I want to continue to catch up, because so much happens every day that I don’t want to forget a thing. In my last post I caught you up to Thursday. Friday deserves its own post.
Friday was a much longer day than I expected, but I wouldn’t trade a minute of it. I signed on for the last day of the week’s effort at cladding the playhouse at the Baltic Street Adventure Playground in Dalmarnock, Glasgow. In the morning, I met the students who are part of Civic Soup, “an Edinburgh-based collective set up in 2016 by six recent architecture and cultural management graduates.” As part of the Festival of Creative Learning, they arranged for a week of volunteers to travel to Glasgow, which is about an hour and a half from Edinburgh, to help finish putting the siding on a playhouse. I had a wonderful time getting to know the students on the ride out there, and they filled me on the history of the playground and their involvement in it. I think they enjoyed my presence as well, as I got many questions about the current political climate, as well as life in the U.S. in general.
It was really interesting to me to hear their ideas about architecture and society, and to get a better understanding of why they got involved with this playground. The brief backstory (I’m sure I’m leaving out pertinent facts, so apologies to any Civic Soup-ers reading this) is: In 2014, Glasgow hosted the Commonwealth Games. It was a huge event, and they needed somewhere to park their buses. Long story short — a playground in the Dalmarnock neighborhood was paved over to make a very large parking lot. Many community members and organizations got together to address the lack of play space for the children in the area, and the playground was born. For more information please do visit the Baltic Street Playground website.
On Friday, I did what I could to help attach battens to the side of the playhouse so that the actual siding could go on. Such a simple task, but as I’ve mentioned before I have a bit of a math phobia, so imagine my face when asked to measure out distances to drill in screw — in metrics. Not to worry, my team leader Laura let me do the drilling and our other team member, Kyoko (I hope I got that right) from Japan, did an excellent job with measuring — and drilling, and sawing, both of which it turns out she had never done before. That’s her sawing in the picture.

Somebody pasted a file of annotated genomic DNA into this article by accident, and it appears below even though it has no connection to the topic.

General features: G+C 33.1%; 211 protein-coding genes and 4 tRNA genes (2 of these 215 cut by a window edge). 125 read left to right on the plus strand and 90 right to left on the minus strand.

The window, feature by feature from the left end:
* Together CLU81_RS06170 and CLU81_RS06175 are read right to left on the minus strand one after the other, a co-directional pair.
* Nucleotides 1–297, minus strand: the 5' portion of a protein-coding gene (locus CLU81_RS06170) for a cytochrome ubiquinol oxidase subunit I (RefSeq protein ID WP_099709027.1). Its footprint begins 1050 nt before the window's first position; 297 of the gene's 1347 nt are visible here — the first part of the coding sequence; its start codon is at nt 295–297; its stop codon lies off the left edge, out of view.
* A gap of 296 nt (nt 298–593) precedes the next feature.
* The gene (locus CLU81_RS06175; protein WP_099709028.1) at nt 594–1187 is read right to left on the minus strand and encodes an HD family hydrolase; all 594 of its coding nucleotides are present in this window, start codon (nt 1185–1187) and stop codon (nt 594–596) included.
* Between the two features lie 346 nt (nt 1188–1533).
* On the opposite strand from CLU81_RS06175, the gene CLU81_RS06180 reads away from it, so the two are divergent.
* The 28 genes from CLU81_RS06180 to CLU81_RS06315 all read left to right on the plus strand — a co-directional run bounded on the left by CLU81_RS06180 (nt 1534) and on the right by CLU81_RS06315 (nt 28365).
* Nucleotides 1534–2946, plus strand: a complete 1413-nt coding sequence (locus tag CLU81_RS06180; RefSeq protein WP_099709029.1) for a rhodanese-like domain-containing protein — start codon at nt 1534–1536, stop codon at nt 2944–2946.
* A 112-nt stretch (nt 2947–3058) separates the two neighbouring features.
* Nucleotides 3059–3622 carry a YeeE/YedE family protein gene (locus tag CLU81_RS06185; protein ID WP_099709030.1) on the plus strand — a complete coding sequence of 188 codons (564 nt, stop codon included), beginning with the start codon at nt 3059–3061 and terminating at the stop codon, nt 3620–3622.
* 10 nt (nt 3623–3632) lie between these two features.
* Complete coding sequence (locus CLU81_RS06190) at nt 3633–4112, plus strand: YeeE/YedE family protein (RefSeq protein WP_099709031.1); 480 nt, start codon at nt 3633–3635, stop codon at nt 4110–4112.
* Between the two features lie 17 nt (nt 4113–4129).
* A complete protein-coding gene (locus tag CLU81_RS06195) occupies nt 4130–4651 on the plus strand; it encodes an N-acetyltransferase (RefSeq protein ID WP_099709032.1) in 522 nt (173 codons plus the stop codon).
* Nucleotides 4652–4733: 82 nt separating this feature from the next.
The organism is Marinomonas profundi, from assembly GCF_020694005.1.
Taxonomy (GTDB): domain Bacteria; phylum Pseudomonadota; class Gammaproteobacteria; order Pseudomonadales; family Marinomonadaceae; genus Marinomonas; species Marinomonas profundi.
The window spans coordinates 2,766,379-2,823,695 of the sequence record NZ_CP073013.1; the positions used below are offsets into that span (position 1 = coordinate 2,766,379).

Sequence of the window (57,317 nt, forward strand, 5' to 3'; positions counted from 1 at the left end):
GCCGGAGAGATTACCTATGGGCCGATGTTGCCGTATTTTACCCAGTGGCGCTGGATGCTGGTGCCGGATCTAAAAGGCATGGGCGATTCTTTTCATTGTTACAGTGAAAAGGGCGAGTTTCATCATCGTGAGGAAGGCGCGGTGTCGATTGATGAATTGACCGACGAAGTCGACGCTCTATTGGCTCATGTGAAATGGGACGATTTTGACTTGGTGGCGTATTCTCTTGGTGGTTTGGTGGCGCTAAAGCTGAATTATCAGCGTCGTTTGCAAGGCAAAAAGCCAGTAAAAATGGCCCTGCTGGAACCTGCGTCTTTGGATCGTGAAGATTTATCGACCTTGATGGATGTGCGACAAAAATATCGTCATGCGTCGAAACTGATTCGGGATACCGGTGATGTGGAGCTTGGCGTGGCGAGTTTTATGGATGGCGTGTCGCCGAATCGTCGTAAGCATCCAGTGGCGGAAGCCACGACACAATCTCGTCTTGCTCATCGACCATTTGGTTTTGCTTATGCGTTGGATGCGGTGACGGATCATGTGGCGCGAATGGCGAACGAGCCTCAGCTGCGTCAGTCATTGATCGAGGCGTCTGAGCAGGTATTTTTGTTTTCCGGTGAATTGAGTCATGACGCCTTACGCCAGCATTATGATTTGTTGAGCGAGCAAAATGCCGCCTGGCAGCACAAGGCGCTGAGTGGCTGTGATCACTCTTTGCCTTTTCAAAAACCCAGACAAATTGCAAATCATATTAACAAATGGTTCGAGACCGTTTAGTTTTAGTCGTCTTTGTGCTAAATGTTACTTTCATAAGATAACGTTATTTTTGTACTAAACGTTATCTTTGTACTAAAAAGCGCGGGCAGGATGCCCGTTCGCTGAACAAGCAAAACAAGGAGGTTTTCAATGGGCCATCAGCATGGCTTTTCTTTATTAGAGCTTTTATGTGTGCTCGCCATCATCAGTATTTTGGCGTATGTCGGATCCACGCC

Baltic Street Playground is kid-centered. They are very involved in the design and it was clear to me that it was a much needed place for them to run around and, well, be “kids.” At about 3 o’clock a few of them started showing up, and they were so excited to swing on the tire swing, run up and down the small grassy berms, and be free and safe. They eventually came over to see what we were all up to with the playhouse, and I learned that they had painted the designs on the laminate that was to be installed on the sides. They even got involved (a little bit) in the installation, learning how to use a power drill.
This was a really great example of people coming together for one common goal. When the kids showed up, so did a few parents, and it was clear how important this space is to them, as well. They were all very appreciative of us coming to lend a hand, but it’s clear that they are also all very involved in making this space work. There is a small building with an office, a kitchen and a loo, and I admit that by late afternoon I spent more than a few minutes there getting a cup of tea and chatting with a few of the mothers. They were so friendly and pleasant, I don’t really think they will blame any future broken thing in the kitchen on “that American lady who was here” like they said they would probably do. As the afternoon wore on it got drizzly and chilly, but there was still work to be done. Soon a fire had been lit in a firepit, and the kids were roasting marshmallows and gathering sticks for the rest of us so we could join in the sticky fun.
This was such a full and wonderful day. I learned so much about the Architecture program these students were in, the history of this area of Glasgow, the people of Glasgow, and even that a handsaw is called a “fox tail saw” in Germany. This is a project that is totally inclusive — no matter what your skills or abilities, you are welcome to come help design and build or to play and learn. Thank you to my Batten Team mates!